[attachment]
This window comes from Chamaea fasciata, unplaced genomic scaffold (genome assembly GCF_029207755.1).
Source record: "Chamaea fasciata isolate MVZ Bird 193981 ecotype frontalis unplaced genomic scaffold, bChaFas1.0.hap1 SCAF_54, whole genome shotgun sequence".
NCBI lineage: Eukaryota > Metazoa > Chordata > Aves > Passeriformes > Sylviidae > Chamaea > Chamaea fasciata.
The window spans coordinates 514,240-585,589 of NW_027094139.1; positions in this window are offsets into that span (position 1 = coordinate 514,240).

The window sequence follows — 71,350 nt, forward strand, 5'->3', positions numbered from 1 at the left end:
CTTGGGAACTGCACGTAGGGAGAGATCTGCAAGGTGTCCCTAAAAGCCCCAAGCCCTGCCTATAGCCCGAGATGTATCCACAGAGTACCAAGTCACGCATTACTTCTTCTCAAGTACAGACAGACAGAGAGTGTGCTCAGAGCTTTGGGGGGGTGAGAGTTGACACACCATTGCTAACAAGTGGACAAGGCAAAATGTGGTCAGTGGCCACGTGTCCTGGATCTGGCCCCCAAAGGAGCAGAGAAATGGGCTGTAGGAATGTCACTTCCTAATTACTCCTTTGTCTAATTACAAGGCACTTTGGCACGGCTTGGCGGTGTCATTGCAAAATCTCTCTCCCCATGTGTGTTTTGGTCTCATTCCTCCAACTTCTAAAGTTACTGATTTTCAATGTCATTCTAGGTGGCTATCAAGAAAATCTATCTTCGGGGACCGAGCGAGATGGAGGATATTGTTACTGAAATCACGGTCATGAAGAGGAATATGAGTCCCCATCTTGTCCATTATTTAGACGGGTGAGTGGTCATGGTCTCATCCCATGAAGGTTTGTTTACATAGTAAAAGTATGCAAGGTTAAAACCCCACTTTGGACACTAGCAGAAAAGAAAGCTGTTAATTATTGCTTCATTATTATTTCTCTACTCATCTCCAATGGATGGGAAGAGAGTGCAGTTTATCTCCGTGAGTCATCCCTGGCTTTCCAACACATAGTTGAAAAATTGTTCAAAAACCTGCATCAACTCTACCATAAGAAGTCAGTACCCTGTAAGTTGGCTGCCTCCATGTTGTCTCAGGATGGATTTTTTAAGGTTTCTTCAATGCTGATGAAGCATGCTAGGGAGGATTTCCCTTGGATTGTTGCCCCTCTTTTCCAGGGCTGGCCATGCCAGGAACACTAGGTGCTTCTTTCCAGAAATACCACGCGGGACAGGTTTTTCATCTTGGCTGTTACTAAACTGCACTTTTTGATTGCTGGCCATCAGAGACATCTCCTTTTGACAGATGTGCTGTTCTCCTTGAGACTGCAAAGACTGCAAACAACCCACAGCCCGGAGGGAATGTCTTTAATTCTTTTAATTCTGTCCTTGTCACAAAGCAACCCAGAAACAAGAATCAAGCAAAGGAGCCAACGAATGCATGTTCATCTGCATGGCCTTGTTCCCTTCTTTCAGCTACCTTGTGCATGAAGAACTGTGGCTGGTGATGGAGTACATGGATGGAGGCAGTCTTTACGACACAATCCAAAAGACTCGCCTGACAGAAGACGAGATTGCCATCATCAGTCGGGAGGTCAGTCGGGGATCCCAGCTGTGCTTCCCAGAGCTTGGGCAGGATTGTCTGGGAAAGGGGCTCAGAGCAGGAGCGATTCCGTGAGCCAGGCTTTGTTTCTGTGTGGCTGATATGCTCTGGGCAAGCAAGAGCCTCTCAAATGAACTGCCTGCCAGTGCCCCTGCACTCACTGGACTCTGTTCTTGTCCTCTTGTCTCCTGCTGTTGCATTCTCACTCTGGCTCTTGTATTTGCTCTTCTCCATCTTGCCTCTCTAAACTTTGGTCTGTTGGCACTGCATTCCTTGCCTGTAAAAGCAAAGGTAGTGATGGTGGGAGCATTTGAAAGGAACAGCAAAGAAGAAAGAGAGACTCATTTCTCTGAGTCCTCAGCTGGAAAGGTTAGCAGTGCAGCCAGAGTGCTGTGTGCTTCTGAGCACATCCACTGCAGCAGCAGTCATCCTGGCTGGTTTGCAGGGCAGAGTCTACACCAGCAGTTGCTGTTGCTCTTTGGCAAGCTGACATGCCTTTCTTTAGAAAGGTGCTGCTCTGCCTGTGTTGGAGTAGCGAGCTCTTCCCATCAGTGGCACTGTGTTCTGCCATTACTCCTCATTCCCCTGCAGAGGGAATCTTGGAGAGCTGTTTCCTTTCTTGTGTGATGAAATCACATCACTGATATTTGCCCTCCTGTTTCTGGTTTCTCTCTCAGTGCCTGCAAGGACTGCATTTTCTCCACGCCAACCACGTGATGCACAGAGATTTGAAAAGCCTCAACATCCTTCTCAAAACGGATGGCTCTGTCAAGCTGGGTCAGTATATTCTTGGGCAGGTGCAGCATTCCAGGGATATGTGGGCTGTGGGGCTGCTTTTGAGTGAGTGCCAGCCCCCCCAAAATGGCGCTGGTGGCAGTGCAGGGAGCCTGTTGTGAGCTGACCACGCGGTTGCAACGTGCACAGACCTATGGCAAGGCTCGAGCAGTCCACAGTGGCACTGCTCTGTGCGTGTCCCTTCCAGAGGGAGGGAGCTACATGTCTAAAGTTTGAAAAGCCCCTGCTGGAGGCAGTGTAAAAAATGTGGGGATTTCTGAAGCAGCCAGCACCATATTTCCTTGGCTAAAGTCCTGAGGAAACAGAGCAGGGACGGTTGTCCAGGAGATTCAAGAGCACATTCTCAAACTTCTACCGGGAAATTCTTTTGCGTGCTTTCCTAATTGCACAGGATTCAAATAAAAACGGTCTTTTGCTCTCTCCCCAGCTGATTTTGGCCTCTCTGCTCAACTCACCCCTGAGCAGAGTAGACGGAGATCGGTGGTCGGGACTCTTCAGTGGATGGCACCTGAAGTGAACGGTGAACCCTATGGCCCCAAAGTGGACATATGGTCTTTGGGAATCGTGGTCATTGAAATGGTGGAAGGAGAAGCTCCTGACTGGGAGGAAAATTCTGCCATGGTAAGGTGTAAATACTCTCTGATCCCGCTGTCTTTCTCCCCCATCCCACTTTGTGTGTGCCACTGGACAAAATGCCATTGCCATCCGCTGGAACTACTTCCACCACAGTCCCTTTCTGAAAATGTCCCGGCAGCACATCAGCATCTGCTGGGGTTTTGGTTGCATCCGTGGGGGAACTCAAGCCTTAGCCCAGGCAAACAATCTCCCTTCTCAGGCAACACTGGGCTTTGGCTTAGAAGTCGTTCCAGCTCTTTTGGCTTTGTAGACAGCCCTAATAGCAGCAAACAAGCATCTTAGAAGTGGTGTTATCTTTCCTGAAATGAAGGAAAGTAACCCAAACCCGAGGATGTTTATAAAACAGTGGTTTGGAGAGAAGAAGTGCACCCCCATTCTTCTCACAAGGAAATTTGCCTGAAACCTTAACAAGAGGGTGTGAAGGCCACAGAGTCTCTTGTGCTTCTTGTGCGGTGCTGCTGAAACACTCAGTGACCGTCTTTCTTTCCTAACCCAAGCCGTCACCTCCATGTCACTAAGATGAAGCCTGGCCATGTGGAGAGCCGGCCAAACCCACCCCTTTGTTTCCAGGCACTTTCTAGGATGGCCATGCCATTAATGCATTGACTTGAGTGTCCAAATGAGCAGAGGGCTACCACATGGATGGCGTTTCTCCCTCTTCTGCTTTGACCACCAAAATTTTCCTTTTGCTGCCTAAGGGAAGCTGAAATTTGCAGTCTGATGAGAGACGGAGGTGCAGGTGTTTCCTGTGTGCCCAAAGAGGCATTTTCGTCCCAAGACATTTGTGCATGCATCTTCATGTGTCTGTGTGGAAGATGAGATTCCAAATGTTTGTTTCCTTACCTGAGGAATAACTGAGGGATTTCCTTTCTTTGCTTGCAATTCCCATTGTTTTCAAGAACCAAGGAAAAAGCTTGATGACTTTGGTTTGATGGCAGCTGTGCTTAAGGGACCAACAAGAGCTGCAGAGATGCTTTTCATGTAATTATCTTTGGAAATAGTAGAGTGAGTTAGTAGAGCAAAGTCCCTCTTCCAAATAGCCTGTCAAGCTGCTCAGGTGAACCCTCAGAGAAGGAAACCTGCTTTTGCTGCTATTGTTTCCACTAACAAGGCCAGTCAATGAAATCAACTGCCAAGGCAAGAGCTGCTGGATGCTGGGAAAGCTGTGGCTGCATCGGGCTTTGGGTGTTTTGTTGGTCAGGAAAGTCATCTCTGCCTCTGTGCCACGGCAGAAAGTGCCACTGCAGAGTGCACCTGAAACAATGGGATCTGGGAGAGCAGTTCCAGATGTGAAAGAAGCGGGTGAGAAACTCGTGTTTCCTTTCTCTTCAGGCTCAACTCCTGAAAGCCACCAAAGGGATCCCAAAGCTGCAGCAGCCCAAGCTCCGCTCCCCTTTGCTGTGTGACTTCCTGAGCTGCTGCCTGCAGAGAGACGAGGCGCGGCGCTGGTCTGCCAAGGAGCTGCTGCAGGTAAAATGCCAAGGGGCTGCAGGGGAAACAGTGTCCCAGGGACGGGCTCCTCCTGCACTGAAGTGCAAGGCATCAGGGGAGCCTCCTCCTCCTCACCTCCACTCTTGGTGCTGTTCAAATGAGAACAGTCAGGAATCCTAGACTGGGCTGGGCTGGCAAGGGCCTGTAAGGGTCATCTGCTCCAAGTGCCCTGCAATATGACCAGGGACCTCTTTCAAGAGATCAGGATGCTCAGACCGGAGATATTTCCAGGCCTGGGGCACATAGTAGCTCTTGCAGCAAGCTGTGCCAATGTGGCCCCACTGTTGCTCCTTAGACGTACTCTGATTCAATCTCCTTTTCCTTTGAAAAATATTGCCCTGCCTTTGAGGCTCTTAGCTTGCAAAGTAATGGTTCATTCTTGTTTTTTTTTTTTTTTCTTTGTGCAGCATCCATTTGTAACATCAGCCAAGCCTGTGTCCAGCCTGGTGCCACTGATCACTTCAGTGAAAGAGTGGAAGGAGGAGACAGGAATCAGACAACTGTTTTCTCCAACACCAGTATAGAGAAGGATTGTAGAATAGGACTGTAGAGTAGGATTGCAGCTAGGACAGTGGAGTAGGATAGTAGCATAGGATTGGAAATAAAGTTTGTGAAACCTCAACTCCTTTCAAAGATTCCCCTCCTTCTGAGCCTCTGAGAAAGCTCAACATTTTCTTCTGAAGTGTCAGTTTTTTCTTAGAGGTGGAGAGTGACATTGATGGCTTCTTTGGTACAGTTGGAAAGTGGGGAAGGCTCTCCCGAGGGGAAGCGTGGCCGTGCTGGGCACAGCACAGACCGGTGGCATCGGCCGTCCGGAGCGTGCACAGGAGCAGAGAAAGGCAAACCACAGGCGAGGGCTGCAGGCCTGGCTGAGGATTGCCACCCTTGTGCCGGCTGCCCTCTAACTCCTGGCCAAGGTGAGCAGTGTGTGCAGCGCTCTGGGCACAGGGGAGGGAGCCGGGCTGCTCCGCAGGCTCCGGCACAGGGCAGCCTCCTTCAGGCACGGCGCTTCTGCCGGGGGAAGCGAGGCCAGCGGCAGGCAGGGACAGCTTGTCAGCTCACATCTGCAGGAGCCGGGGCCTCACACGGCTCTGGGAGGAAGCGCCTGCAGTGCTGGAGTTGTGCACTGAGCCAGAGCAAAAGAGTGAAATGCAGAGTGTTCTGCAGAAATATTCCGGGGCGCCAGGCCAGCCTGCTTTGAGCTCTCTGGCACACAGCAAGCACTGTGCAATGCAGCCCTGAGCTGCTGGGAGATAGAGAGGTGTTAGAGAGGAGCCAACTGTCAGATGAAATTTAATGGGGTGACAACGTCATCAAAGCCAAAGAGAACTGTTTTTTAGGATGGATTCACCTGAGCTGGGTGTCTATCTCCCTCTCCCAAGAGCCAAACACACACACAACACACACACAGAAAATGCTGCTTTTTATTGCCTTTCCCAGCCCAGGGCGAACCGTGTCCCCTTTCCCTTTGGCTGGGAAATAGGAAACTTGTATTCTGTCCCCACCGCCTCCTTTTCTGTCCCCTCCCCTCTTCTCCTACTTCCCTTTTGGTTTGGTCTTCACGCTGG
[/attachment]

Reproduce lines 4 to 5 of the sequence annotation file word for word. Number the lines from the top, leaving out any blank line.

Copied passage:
The window spans coordinates 514,240-585,589 of NW_027094139.1; positions in this window are offsets into that span (position 1 = coordinate 514,240).

The window sequence follows — 71,350 nt, forward strand, 5'->3', positions numbered from 1 at the left end: